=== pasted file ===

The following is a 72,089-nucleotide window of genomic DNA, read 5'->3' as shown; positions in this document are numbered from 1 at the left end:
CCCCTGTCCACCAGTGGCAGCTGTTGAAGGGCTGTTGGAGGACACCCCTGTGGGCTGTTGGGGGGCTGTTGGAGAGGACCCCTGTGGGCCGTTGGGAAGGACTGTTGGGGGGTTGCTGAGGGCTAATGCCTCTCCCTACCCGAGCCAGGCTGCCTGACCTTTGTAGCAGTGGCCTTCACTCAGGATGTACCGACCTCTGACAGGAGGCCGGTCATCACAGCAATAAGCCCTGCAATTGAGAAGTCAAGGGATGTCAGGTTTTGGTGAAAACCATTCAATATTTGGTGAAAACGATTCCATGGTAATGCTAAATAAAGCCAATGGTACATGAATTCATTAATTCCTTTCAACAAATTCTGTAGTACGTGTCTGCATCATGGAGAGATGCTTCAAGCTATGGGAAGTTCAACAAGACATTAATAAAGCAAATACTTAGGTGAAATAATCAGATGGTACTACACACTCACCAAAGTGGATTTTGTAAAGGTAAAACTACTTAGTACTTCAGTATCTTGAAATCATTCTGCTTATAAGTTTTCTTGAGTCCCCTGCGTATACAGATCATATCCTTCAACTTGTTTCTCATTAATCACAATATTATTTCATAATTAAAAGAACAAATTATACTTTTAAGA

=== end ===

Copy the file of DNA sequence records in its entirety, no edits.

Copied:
The following is a 72,089-nucleotide window of genomic DNA, read 5'->3' as shown; positions in this document are numbered from 1 at the left end:
CCCCTGTCCACCAGTGGCAGCTGTTGAAGGGCTGTTGGAGGACACCCCTGTGGGCTGTTGGGGGGCTGTTGGAGAGGACCCCTGTGGGCCGTTGGGAAGGACTGTTGGGGGGTTGCTGAGGGCTAATGCCTCTCCCTACCCGAGCCAGGCTGCCTGACCTTTGTAGCAGTGGCCTTCACTCAGGATGTACCGACCTCTGACAGGAGGCCGGTCATCACAGCAATAAGCCCTGCAATTGAGAAGTCAAGGGATGTCAGGTTTTGGTGAAAACCATTCAATATTTGGTGAAAACGATTCCATGGTAATGCTAAATAAAGCCAATGGTACATGAATTCATTAATTCCTTTCAACAAATTCTGTAGTACGTGTCTGCATCATGGAGAGATGCTTCAAGCTATGGGAAGTTCAACAAGACATTAATAAAGCAAATACTTAGGTGAAATAATCAGATGGTACTACACACTCACCAAAGTGGATTTTGTAAAGGTAAAACTACTTAGTACTTCAGTATCTTGAAATCATTCTGCTTATAAGTTTTCTTGAGTCCCCTGCGTATACAGATCATATCCTTCAACTTGTTTCTCATTAATCACAATATTATTTCATAATTAAAAGAACAAATTATACTTTTAAGA